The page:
jeff w | 02.23.05 – 7:16 am | #

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    There’s a difference between Shirley Bassey stridency and Joan Regan/Muffin The Mule-style matriarchial enunciations. Especially since Our Jackie came from up Yorkshire way innit.
    Marcello Carlin | Email | Homepage | 02.23.05 – 7:18 am | #

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    oi marcello! less of the anti-muffinism plz!! don’t step on my dreamz!

    muffin went off air before my mum and dad got a telly, so i never watched it – however my most desired kidditoy item was a muffin marionette owned by the children of one of mum’s friends

    important: the marionette was made entirely of METAL
    p^nk s | Email | 02.23.05 – 7:35 am | #

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    Muffin went off the air before you were *born* unless I’m very much mistaken …
    Robin Carmody | Email | Homepage | 02.23.05 – 9:16 am | #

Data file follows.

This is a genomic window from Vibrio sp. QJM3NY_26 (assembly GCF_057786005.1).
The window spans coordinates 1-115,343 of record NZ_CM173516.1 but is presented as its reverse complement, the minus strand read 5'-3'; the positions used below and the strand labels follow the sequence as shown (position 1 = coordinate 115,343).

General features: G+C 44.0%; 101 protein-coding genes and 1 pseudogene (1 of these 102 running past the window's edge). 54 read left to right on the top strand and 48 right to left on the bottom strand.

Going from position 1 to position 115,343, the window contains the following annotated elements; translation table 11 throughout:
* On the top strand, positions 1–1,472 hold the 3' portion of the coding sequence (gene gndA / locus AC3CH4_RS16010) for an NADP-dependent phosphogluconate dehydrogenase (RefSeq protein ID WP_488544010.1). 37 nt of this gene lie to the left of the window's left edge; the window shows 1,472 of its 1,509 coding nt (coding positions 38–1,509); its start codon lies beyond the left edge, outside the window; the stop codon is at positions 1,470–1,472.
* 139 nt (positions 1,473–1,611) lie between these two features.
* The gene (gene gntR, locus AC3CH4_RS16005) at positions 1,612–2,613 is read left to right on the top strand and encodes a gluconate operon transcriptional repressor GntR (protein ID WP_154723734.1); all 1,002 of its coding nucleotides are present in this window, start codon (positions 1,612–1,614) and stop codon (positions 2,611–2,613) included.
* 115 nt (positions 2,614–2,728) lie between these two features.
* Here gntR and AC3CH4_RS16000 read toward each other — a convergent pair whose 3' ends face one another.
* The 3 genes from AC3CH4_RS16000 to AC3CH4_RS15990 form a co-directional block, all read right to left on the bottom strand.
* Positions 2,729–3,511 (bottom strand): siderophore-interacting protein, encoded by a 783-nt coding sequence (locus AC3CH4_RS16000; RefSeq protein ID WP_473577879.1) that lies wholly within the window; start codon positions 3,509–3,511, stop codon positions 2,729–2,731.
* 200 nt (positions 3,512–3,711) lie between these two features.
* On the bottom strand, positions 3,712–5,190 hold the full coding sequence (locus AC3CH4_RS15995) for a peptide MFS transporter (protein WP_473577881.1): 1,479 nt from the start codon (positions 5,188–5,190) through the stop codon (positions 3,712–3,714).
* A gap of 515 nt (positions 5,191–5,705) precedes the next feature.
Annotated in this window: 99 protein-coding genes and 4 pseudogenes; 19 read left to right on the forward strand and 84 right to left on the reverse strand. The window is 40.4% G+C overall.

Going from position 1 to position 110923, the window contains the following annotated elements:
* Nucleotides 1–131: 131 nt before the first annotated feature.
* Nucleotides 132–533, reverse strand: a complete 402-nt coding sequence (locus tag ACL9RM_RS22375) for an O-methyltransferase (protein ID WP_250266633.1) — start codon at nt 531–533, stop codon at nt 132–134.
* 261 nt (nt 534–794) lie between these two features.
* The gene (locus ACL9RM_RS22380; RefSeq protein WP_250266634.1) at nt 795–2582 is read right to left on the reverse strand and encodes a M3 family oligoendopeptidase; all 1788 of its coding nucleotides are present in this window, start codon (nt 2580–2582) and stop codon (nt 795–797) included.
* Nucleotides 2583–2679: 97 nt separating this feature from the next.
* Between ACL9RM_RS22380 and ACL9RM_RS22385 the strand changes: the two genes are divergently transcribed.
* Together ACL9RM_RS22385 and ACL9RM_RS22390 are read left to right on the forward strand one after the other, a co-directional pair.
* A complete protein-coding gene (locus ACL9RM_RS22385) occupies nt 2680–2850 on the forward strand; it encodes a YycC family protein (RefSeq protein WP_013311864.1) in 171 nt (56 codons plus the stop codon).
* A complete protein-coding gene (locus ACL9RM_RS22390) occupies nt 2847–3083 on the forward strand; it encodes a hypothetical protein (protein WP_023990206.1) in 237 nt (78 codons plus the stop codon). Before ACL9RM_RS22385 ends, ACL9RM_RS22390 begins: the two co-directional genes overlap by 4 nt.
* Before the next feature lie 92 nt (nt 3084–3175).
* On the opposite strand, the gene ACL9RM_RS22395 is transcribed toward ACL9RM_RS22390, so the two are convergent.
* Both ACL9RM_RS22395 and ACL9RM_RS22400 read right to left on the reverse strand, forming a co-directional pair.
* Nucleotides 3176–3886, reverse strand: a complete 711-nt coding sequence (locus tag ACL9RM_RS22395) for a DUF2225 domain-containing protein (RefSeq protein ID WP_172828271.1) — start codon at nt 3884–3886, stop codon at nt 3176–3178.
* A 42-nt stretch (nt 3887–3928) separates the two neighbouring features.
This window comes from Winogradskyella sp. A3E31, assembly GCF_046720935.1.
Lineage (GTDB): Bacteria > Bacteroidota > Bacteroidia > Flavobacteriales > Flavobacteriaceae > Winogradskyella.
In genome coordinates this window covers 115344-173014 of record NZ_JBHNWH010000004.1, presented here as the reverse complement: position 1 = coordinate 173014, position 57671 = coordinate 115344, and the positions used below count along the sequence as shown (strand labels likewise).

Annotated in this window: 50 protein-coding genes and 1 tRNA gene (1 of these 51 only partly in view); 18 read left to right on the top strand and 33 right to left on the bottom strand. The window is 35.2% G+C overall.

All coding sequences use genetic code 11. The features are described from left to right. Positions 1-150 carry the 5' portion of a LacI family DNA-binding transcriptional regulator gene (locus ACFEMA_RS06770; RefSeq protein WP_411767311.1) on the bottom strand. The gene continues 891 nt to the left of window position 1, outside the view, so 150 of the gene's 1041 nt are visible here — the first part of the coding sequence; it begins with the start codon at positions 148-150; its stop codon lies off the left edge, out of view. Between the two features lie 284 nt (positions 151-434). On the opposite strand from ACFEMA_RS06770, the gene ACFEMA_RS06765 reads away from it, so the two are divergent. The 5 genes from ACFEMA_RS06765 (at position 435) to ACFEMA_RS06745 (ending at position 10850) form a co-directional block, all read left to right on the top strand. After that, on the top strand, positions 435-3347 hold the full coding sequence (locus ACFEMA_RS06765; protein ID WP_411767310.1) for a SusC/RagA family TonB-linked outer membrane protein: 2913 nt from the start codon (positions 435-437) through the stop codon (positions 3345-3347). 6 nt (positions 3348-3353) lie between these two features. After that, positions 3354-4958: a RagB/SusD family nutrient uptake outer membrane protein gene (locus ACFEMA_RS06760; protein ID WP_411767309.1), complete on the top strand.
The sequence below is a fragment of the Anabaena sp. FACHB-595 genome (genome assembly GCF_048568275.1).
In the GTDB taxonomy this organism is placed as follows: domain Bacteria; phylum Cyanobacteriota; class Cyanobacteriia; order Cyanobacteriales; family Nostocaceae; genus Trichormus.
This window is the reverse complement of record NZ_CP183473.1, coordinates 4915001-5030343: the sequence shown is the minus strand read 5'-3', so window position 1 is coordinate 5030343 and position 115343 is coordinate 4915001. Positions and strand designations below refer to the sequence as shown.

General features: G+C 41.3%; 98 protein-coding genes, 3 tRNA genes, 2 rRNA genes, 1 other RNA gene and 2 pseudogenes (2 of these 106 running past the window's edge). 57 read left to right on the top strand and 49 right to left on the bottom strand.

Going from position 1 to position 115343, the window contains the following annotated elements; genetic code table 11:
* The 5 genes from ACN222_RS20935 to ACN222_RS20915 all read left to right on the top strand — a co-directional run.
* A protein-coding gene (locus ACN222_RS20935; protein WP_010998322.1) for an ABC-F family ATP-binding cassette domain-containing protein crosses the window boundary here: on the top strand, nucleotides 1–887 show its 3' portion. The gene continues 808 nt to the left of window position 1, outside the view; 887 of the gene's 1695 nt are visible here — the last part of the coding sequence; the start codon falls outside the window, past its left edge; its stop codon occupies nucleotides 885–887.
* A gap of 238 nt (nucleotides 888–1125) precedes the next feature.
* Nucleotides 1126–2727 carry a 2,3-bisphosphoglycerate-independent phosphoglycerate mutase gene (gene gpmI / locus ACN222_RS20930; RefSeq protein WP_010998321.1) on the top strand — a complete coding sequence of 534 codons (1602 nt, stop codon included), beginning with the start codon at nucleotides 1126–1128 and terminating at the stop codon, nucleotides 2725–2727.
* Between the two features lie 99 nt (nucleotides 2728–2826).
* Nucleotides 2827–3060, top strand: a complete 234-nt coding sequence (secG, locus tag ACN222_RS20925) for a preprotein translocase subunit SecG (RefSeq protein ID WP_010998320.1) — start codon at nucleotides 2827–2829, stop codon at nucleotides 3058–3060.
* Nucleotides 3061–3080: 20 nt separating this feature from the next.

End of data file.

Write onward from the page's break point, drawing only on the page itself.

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    A little less dissin’ da mule around here please guys. Muffin was very definitely still ON air when I was a wee laddie and I’ll step on the puppeting fingers of any man or woman who dares to criticise him.

    (Somehow it seems appropriate that our debate on the Jackie trent record has so rapidly deteriorated into a discussion of seminal children’s TV…)
    Mark Gamon | Email | Homepage | 02.23.05 – 9:35 am | #

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    Presented by John Mills’ elder sister!

    For evidence of the underrated contribution of Harry “Sooty” Corbett to pop vocal stylings one need go no further than Malcolm McLaren’s voiceover on “Double Dutch.”
    Marcello Carlin | Email | Homepage | 02.23.05 – 10:01 am | #

  2. 2
    Anonymous on 23 Feb 2005 #